Slope Analysis Follwup
Steve asked a great question in the comments on my Slope Analysis post:
So do you tune your system to help provide the downward sloped response?
My response was “I do and I don’t”, but a better response would probably be to say “not intentionally.”
This is a little simplistic, but hopefully this might help explain it. In general, most reputable loudspeaker manufacturers like to engineer their speakers’ responses to be relatively flat, and they often show this off in their marketing and spec sheets. The nice thing about the concept of a flat loudspeaker for mix engineers is that the speaker, in theory, shouldn’t influence the tonal balance of the mix. What we put into the speaker is what comes out so we hold all the strings behind the console.
That’s all fine and dandy if we’re putting a single box up, but when we start working with larger PA’s and putting speakers together, fun things happen. When we start arraying or clustering loudspeakers together, the typical performance goes something like this: the lower frequencies in the boxes add together, and as we go higher in frequency each box becomes more and more independent. The result is the low frequency response of our system rises. Now look at the screencap below:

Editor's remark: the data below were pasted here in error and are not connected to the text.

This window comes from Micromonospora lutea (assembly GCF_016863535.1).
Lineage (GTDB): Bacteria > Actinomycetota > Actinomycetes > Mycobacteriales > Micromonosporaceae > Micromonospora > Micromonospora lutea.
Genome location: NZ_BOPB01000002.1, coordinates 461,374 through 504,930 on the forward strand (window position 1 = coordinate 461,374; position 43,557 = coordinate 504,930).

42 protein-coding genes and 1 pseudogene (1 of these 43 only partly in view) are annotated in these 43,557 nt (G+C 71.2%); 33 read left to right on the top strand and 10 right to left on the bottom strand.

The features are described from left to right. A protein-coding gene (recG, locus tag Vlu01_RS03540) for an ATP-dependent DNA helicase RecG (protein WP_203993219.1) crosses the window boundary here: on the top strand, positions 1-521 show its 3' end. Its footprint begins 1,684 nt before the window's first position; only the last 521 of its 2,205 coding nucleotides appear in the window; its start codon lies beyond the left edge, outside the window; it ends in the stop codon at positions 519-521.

Measurement Mic at FOH
The screenshot above was a measurement captured while playing back tracks from rehearsal last week in the room. This is sort of our preferred frequency balance in the room these days.
Direct Console Ouput
This next screenshot represents a measurement of the console’s output before it hits our system DSP. Notice how the low frequencies appear attenuated here relative to the room measurement? There is no EQ on the console side and nothing on the system boosting the low end response in the room. That boost in the room simply comes from letting the PA do what it naturally wants to do. In fact, there is actually array correction applied in our Meyer Galileos to compensate for the combined lower frequencies.
What’s happening on the PA side is made a little clearer in the transfer function of the PA below.
Loudspeaker System Transfer Function at FOH
**** Transfer Function 101 ****